We chose pork because it is the most popular type of meat produced and consumed in China. Data from the United States Department of Agriculture (USDA) show that China’s pork production in 2017 was 53.50 million tons, accounting for 48.19% of the total pork output worldwide (111.03 million tons), with a per capita consumption of 39.12 kg, some 4.6 times the average of other countries. Nonetheless, pork and pork products have also triggered substantial quality and safety concerns in China. For example, Zhong and Wu (2019) reported that among the 22 436 quality and safety incidents regarding meat and meat products between 2006 and 2015, 65% of them were related to pork. These incidents were found in all areas of pork production, including breeding, slaughtering and processing, and circulation and sales, which accounted for about 39, 36, and 25% of the total number of pork-related incidents, respectively. Studying pork and measures to improve pork safety is thus relevant to food policy.

To enhance consumer knowledge and facilitate strengthened food safety, traceability measures of pork have received considerable attention in academia and industry (Heath and Chatterjee, 1995; Chuang and Yen, 2007; Chamorro et al., 2015). Although a complete food traceability system has not yet been established in China, many existing studies show that traceability plays one of the most important roles in improving consumer confidence in and consumption of pork products (Hobbs, 2004; Alfnes et al., 2018; Hou et al., 2019). As the increased costs of establishing a traceability system will also lead to higher sales prices of traceable pork, understanding consumer acceptance of traceable pork is crucial but is under-investigated in China. Therefore, in the present study, a separate goal is to also explore the future development of and consumer preference for traceable pork in China. With regard to compromise effect, if it exists in consumer purchase of traceable pork, food manufacturers and policy makers could take advantage of the compromise effect to improve acceptance and sales of traceable pork.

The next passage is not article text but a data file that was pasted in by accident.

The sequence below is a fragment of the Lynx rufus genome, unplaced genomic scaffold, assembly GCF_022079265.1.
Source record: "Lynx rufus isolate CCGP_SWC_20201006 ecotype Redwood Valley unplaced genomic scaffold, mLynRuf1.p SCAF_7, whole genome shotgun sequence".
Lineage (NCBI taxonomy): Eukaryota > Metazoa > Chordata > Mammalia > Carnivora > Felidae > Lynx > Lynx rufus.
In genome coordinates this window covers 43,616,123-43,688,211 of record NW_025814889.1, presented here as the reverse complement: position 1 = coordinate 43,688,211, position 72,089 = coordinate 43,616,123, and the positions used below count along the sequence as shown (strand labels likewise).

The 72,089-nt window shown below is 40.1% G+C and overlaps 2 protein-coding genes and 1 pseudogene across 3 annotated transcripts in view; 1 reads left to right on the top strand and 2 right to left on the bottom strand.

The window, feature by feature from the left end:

Literature Review and Research Hypotheses

Previous studies have examined the consumer psychology aspects of compromise effect (Wernerfelt, 1995; Mourali et al., 2007). Dhar and Simonson (2003) proposed that consumers prefer the compromise option when they are uncertain but must make a choice so as to reduce losses associated with the extreme options and minimize expected loss. Simonson and Tversky (1992) and Sheng et al. (2005) called such consumer behavior the extreme circumvention principle. Consumer characteristics, product characteristics, and the external consumption environment are the main factors that influence compromise effect. However, consumer knowledge, psychological factors, product familiarity, consumption motivation, risk perception, and attitudes toward risks can all affect compromise effect (Mishra et al., 1993; Sheng et al., 2005; Mourali et al., 2007; Sinn et al., 2007; Drolet et al., 2009; Pinger et al., 2016). Although these factors are not the focus of this study, understanding these factors can also provide insight into the causes of compromise effect and should be a continued focus of future research.

For product characteristics, attribute importance (Belk, 1977), attribute comparability (Gourville and Soman, 2007), and brand effect of the option (Sinn et al., 2007) can affect compromise effect. In particular, brand image and reputation have a significant impact on consumer decision-making. Zeithaml (1988); Richardson et al. (1994), and González et al. (2015) demonstrated that consumers have higher expectation about product quality and higher willingness to buy when a product has a better brand image. Chuang and Yen (2007) studied the impact of the origin of various products (e.g., suitcases, watches, and sports shoes) on compromise effect and found that products from Germany can have more significant compromise effect on consumers than similar products from China. This is because a product originating from an origin with less quality image passes negative information about product quality to consumers and weakens the quality and price advantages of the compromise option.